F. Scott Fitzgerald’s Great Gatsby Jordan Baker, Lesbian}

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F. Scott Fitzgerald’s Great Gatsby – Jordan Baker, Lesbian



While Nick Carraway is the only narrator of F. Scott Fitzgerald’s The Great Gatsby, Jordan Baker -a secondary character- is an ocular witness and agent in the turbulent history of the Buchanan’s. Jordan is not only Nick’s main source of what happened back in Louisville, but also an agent provocateur in the lethal drama that involves Tom, Daisy, Myrtle, and Gatsby.

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In chapter 1, when Nick visits his cousin Daisy Buchanan, he immediately perceives Jordan:”The younger of the two was a stranger to me. She was extended full length at her end of the divan, completely motionless and her chin raised a little as if she were balancing something on it which was quite likely to fall.”As Nick focuses on her, he admits, “I enjoyed looking at her,” and immediately describes her:’She was a slender, small breasted girl with an erect carriage which she accentuated by throwing her body backward at the shoulders like a young cadet.’A wisp of a recollection crosses Nick’s mind, which at the end of the chapter becomes clear that Jordan Baker was a famous -but maliciously talked about- golf player. Later on Nick tells us that she had been involved in a golfing scandal, and eliminated from a golf tournament because of cheating. In the end, Nick admits that she was “incurably dishonest.”At a party as Gatsby’s Nick comments:”I noticed that she wore her evening dress, all her dresses, like sports clothes-there was a jauntiness about her movements as if she had first learned to walk upon golf courses on clean, crisp mornings.”By now Nick is shaping up Jordan Baker’s profile not as that of a flapper, nor that of a coy and delicate woman, or a flirt-but that of a lesbian. Given that in the early 20th century allusions to sexual orientation were taboo, Nick could not be expected to insinuate such a thing, much less to say it. And incidentally, it wasn’t until Truman Capote published Breakfast at Tiffany’s in 1958 that a novel openly used the “L” word or others even worse: “Incidentally, she [Holly Golightly] said, “do you happen to know any nice lesbians?” “Of course people couldn’t help but think I must be a bit of a dyke myself.”However, the implications that Jordan is indeed a lesbian are all there.Take the imagery: “erect carriage,” and “cadet.” Who can deny the tomboy description? In those years a young cadet could only be a male soldier apprentice. Jordan is male-like. A tomboy. And that ‘jauntiness about her movements,” can only signify that she’s unfeminine.Yet Nick and Jordan become involved. This is difficult and sterile relationship which surely leads to a dead end. Nick -as I’ve commented elsewhere- is bisexual. And if Nick is bisexual and Jordan is a lesbian, all else in their relationship cannot be taken seriously, despite the fact that Jordan intimates they had a relationship. At the end in their partings -which were no sweet sorrows- she accuses Nick of “throwing her over.”Jordan fits in the group, as she advances Fitzgerald’s theme of the decline of morality and the corruption of the American Dream. Besides being dishonest she’s careless and selfish. Not only does she drive in a reckless manner, but she expects others to get out of her way. No wonder she befriends the Buchanan’s.”They’re a rotten crowd,” says Nick, and they were. Tom, Gatsby, Daisy, and Jordan were all Westerners-not New Yorkers.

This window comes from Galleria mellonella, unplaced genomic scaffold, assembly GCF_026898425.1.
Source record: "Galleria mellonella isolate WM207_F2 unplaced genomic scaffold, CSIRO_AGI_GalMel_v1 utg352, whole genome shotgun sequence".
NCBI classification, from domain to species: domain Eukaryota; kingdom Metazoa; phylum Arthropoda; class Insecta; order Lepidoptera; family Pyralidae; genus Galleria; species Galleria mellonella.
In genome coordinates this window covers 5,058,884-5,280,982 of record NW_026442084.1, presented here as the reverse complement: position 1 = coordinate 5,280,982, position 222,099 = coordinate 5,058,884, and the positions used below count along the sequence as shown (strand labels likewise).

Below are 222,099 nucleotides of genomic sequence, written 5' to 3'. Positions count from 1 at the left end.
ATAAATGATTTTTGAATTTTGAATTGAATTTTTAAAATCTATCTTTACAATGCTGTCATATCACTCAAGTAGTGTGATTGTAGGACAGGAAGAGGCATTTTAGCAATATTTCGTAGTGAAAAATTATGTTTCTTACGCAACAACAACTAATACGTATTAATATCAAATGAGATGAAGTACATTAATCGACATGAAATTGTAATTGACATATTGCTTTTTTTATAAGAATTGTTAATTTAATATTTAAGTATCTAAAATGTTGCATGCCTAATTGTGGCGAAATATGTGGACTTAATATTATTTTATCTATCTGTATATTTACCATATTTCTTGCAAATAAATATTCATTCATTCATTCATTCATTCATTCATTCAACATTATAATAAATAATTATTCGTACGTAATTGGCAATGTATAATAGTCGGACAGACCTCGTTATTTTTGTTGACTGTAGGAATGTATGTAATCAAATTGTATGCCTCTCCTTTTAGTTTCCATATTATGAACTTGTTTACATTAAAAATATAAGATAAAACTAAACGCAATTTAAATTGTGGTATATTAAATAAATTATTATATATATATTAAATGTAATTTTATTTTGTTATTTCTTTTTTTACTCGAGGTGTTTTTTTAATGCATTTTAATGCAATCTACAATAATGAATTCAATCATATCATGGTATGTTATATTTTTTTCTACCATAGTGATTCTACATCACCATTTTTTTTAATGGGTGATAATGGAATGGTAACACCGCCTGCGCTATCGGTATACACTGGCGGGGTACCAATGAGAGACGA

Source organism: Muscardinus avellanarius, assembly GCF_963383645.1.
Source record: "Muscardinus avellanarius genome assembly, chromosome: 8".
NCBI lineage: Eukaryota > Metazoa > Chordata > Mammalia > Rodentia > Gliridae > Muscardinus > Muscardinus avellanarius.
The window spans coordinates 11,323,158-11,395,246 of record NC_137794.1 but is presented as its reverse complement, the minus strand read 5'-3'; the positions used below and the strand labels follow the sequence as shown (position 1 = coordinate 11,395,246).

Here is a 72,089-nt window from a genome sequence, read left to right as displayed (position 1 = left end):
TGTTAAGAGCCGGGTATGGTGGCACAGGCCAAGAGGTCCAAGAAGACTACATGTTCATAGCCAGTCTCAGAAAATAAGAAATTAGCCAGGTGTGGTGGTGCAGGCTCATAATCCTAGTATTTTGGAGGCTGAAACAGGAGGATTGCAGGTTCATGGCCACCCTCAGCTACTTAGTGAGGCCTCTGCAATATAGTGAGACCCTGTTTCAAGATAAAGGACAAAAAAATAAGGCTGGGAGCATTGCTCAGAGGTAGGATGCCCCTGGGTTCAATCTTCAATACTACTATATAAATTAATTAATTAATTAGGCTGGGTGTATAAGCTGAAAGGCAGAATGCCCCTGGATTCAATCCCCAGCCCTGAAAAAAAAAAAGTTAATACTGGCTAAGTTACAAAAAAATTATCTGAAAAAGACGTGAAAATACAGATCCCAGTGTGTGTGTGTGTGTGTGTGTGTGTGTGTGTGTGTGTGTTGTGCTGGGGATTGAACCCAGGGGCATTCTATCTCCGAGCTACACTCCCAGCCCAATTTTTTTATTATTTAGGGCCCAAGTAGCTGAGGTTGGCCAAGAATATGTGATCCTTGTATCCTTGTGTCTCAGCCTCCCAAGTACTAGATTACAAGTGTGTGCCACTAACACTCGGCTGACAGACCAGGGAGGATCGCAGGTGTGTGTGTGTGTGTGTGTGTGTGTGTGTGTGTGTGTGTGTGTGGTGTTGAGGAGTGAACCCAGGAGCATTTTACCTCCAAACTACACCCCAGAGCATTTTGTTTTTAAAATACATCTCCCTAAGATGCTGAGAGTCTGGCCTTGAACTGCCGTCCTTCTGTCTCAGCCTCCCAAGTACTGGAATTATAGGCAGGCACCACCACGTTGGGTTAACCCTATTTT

Retired. Former investment banker, Columbia University-educated, Vietnam Vet (67-68).

The only writing textbook I consult is Mary Duffy’s e-book: Sentence Openers.This book will fire up your writing. Check it out! To read my book reviews of the Classics visit my blog: Writing To Live

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F. Scott Fitzgerald’s Great Gatsby – Jordan Baker, Lesbian}